Do you only need to take one DNA test?
If you're wondering how many DNA tests you should take, wait no longer.
While the question sounds really simple, there are some complexities to how many DNA tests a person should take.
What type of home DNA testing kit should you take?
The most common home genetic genealogy test explores your autosomal DNA.
Autosomal DNA looks at your entire genome, all 23 pairs of chromosomes. In many cases, it looks at SNPs on each one to then match up with other people. This test may only help you match relatives who share a common ancestor back to your 5th great-grandparents. Both males and females can take this test.
The next that people are most familiar with is the Y-DNA test, the first commercially available kit. Y-DNA testing looks at the male's y sex chromosome. This test looks at certain sections of that chromosome and the differences that they may have with others. Only males may take this test.
A mitochondrial DNA test examines the genetic material outside your cell's nucleus, which each proceeding generation inherits from their mother. Both males and females can take this test.
SNP-specific genetic tests are used for certain medical procedures and diagnostics. Others look for specific y-haplogroups.
Which Genetic Test is the most accurate?
The most accurate DNA test is the one that answers your question. Putting aside ethnicity results, which aren't always what you think, let's explore the four types listed above.
Autosomal DNA testing may be accurate to your 5th great-grandparents. However, if you share DNA less than 7 centimorgans with someone, this might be a false match. Additionally, with endogamous populations, your may share enough centimorgans with another test taker that they appear to be more closely related to you than what is genealogically accurate. Therefore, you should always combine autosomal DNA testing with genealogical research to validate your relationships.
y-DNA and mt-DNA are accurate in determining your haplogroups who else share that segment of DNA. However, identifying your common ancestor between you and your match becomes difficult as the link may happen before paper genealogy trails begin.
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Which Type of Genetic Test Should You Take?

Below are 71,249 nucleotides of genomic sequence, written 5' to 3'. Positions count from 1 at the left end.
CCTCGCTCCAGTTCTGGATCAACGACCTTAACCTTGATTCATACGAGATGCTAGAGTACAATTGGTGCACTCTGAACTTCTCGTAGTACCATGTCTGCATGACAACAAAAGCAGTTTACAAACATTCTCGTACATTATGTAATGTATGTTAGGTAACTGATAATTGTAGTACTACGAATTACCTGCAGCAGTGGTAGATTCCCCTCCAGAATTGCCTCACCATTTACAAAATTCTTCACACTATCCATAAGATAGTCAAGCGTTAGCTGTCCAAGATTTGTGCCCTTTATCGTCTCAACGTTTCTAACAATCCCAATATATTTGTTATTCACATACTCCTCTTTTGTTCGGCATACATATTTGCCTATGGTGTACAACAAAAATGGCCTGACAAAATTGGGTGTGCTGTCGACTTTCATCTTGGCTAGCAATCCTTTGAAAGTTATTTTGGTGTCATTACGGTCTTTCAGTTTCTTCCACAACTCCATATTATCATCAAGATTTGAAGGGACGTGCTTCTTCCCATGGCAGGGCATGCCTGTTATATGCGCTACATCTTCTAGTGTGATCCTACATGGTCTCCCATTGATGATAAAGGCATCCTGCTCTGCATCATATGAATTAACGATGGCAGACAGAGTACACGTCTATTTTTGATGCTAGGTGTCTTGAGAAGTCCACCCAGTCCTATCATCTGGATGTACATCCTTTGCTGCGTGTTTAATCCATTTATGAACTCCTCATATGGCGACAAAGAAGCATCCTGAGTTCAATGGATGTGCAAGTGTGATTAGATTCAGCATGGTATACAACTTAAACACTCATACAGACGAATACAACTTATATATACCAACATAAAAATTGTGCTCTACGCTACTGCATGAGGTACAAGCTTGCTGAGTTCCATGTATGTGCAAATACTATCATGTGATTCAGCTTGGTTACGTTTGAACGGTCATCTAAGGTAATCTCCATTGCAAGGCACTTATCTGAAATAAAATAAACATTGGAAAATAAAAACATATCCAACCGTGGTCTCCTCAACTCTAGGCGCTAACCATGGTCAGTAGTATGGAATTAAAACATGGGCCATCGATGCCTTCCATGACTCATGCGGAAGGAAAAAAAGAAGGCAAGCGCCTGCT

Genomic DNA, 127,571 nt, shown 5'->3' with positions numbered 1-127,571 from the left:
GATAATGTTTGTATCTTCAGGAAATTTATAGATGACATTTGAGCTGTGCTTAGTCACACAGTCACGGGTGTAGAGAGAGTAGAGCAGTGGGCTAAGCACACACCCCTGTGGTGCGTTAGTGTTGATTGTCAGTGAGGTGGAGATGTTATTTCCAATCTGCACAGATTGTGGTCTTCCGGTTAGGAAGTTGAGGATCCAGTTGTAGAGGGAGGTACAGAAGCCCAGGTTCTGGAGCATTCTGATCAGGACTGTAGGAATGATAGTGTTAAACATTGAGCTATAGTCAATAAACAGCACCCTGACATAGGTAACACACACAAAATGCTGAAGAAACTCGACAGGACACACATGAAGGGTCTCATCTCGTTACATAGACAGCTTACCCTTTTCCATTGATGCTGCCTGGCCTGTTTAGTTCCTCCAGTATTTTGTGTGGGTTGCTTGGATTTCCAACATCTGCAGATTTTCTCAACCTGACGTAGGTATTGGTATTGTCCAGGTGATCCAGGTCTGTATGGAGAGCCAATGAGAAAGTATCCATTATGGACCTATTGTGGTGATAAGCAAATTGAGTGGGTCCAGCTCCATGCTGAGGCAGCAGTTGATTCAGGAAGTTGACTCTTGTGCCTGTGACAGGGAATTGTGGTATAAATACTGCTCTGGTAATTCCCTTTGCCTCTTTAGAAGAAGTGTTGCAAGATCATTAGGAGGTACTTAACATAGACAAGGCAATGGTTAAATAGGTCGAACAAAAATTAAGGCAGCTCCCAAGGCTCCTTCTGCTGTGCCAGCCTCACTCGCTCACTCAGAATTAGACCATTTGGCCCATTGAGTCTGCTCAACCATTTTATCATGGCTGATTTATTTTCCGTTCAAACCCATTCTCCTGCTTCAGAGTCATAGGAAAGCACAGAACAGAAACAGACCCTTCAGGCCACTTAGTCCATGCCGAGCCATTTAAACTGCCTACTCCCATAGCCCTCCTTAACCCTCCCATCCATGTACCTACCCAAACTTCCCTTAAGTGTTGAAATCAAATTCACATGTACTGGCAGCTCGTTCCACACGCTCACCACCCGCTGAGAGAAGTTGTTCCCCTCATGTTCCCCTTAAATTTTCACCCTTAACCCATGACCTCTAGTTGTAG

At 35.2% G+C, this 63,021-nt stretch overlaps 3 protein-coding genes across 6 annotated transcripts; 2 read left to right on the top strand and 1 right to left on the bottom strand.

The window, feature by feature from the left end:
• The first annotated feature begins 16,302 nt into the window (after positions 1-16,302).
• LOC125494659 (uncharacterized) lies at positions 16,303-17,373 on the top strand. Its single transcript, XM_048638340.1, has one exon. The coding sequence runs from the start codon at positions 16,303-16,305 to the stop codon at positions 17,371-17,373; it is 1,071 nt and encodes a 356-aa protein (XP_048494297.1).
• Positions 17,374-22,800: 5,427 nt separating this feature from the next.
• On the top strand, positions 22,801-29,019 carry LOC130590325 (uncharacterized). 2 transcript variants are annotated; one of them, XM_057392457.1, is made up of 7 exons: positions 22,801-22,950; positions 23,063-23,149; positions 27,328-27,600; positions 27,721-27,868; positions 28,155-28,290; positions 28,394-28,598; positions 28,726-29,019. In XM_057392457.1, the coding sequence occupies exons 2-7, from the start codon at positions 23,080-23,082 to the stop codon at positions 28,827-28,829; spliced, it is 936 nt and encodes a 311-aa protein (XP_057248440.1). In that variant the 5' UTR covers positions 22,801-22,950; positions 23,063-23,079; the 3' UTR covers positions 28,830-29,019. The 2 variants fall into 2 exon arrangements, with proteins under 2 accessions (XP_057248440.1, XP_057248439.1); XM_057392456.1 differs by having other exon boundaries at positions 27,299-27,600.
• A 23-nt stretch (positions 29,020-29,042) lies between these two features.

If your question is is, "do I need one of the above tests?"
My return question is, what is your genealogy research question? Or rather, what are you trying to find out?
Each one of these tests serves a different purpose.
Y-DNA researches only the patrilineal line, or father's father's father, etc. This test may find that males find a shared male common ancestor with another person hundreds of years ago.
Mitochondrial DNA explores only the matrilineal line, mother's mother's, mother's, mother, etc. This test may find that anyone shares a female common ancestor with another person hundreds of years ago.
Autosomal DNA looks at all branches of your family tree. But shared DNA matches have common ancestors primarily back only six generations.
SNP-specific tests typically explore genetic issues.
Once you know what you want to learn, you can determine whether you need one or more than one test.
Should You Test with Multiple DNA Companies?
Ancestry 23andMe, MyHeritage, Family Tree DNA, and Living DNA offer home genetic tests. Thus, your next question might be whether you should take autosomal tests with the different companies that offer these?
While it's common to assume that an autosomal test will offer the same results, each company is actually looking at slightly different DNA segments. Thus, the ethnicity estimates are different, sometimes wildly different, across the companies.
Additionally, your DNA matches may differ not only because not everyone is in the same database but because you don't match the segments each DNA company examines.
In this video, I use a whiteboard to help you see how testing at different DNA companies may or may not give you the results you need to answer your research question.
Watch this video now.
In short, you can see that if you test at one company, such as MyHeritage, you may find three DNA matches. But by not testing at Ancestry as well, you might miss out on finding three additional genetic relatives who might be more closely related.
The biggest problem in genetic genealogy is we don't know where our genetic relatives have tested before we take our test.
As such, if you're only taking DNA tests for the fun of it, take only one test but don't the ethnicity results won't likely tell you the accurate picture of your family history.
If you are trying to break through genealogy brick walls, test with Ancestry, MyHeritage, 23andMe, Family Tree DNA, and Living DNA. There are some money-saving ways to have your DNA in each database without paying for five DNA tests. I discuss that in my book: DNA Q&A: Real Questions for Real People about Genetic Genealogy.
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